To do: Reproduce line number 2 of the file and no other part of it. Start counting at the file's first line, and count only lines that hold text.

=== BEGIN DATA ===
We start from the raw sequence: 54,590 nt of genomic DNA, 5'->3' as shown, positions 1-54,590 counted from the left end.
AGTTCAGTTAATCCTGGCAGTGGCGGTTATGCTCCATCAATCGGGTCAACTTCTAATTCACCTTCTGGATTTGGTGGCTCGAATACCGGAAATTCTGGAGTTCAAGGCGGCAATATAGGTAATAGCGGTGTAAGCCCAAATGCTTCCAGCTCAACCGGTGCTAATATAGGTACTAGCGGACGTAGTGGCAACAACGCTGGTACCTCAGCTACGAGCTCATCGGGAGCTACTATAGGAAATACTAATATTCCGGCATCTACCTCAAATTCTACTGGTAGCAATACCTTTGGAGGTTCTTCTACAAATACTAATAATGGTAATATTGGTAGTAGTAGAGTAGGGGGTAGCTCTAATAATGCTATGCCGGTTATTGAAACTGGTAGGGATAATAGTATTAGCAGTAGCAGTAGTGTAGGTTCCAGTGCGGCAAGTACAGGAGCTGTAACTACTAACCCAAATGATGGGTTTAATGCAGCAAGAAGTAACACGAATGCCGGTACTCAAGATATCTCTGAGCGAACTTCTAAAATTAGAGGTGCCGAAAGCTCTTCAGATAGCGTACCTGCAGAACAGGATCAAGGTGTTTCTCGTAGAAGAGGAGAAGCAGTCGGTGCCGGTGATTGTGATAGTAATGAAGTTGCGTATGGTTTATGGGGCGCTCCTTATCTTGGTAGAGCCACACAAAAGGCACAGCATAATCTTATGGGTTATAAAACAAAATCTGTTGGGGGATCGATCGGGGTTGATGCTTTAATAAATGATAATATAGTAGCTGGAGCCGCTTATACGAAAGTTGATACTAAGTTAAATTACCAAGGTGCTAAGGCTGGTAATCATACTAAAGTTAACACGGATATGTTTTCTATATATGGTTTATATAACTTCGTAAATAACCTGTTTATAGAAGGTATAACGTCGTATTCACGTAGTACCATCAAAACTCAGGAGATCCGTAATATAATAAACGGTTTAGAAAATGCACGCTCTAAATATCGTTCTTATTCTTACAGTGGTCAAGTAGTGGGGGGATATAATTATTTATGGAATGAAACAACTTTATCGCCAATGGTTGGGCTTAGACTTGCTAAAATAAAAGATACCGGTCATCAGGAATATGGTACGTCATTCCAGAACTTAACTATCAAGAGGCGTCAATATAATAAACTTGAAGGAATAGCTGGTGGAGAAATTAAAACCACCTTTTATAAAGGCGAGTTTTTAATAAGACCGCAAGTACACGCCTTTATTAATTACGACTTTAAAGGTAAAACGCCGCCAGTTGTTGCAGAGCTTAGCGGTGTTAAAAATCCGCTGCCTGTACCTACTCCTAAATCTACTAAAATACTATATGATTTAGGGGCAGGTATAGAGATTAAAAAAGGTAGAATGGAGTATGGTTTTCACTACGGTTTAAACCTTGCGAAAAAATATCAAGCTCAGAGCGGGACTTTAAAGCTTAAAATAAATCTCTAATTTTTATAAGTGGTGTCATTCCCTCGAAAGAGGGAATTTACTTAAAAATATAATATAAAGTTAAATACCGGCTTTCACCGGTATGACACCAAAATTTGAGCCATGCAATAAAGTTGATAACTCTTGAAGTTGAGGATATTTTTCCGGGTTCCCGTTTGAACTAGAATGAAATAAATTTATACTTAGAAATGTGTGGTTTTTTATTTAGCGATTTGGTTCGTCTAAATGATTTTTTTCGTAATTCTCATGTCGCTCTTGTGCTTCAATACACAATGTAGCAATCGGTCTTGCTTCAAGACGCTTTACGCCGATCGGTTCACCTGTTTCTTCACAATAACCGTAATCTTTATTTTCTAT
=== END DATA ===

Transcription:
AGTTCAGTTAATCCTGGCAGTGGCGGTTATGCTCCATCAATCGGGTCAACTTCTAATTCACCTTCTGGATTTGGTGGCTCGAATACCGGAAATTCTGGAGTTCAAGGCGGCAATATAGGTAATAGCGGTGTAAGCCCAAATGCTTCCAGCTCAACCGGTGCTAATATAGGTACTAGCGGACGTAGTGGCAACAACGCTGGTACCTCAGCTACGAGCTCATCGGGAGCTACTATAGGAAATACTAATATTCCGGCATCTACCTCAAATTCTACTGGTAGCAATACCTTTGGAGGTTCTTCTACAAATACTAATAATGGTAATATTGGTAGTAGTAGAGTAGGGGGTAGCTCTAATAATGCTATGCCGGTTATTGAAACTGGTAGGGATAATAGTATTAGCAGTAGCAGTAGTGTAGGTTCCAGTGCGGCAAGTACAGGAGCTGTAACTACTAACCCAAATGATGGGTTTAATGCAGCAAGAAGTAACACGAATGCCGGTACTCAAGATATCTCTGAGCGAACTTCTAAAATTAGAGGTGCCGAAAGCTCTTCAGATAGCGTACCTGCAGAACAGGATCAAGGTGTTTCTCGTAGAAGAGGAGAAGCAGTCGGTGCCGGTGATTGTGATAGTAATGAAGTTGCGTATGGTTTATGGGGCGCTCCTTATCTTGGTAGAGCCACACAAAAGGCACAGCATAATCTTATGGGTTATAAAACAAAATCTGTTGGGGGATCGATCGGGGTTGATGCTTTAATAAATGATAATATAGTAGCTGGAGCCGCTTATACGAAAGTTGATACTAAGTTAAATTACCAAGGTGCTAAGGCTGGTAATCATACTAAAGTTAACACGGATATGTTTTCTATATATGGTTTATATAACTTCGTAAATAACCTGTTTATAGAAGGTATAACGTCGTATTCACGTAGTACCATCAAAACTCAGGAGATCCGTAATATAATAAACGGTTTAGAAAATGCACGCTCTAAATATCGTTCTTATTCTTACAGTGGTCAAGTAGTGGGGGGATATAATTATTTATGGAATGAAACAACTTTATCGCCAATGGTTGGGCTTAGACTTGCTAAAATAAAAGATACCGGTCATCAGGAATATGGTACGTCATTCCAGAACTTAACTATCAAGAGGCGTCAATATAATAAACTTGAAGGAATAGCTGGTGGAGAAATTAAAACCACCTTTTATAAAGGCGAGTTTTTAATAAGACCGCAAGTACACGCCTTTATTAATTACGACTTTAAAGGTAAAACGCCGCCAGTTGTTGCAGAGCTTAGCGGTGTTAAAAATCCGCTGCCTGTACCTACTCCTAAATCTACTAAAATACTATATGATTTAGGGGCAGGTATAGAGATTAAAAAAGGTAGAATGGAGTATGGTTTTCACTACGGTTTAAACCTTGCGAAAAAATATCAAGCTCAGAGCGGGACTTTAAAGCTTAAAATAAATCTCTAATTTTTATAAGTGGTGTCATTCCCTCGAAAGAGGGAATTTACTTAAAAATATAATATAAAGTTAAATACCGGCTTTCACCGGTATGACACCAAAATTTGAGCCATGCAATAAAGTTGATAACTCTTGAAGTTGAGGATATTTTTCCGGGTTCCCGTTTGAACTAGAATGAAATAAATTTATACTTAGAAATGTGTGGTTTTTTATTTAGCGATTTGGTTCGTCTAAATGATTTTTTTCGTAATTCTCATGTCGCTCTTGTGCTTCAATACACAATGTAGCAATCGGTCTTGCTTCAAGACGCTTTACGCCGATCGGTTCACCTGTTTCTTCACAATAACCGTAATCTTTATTTTCTAT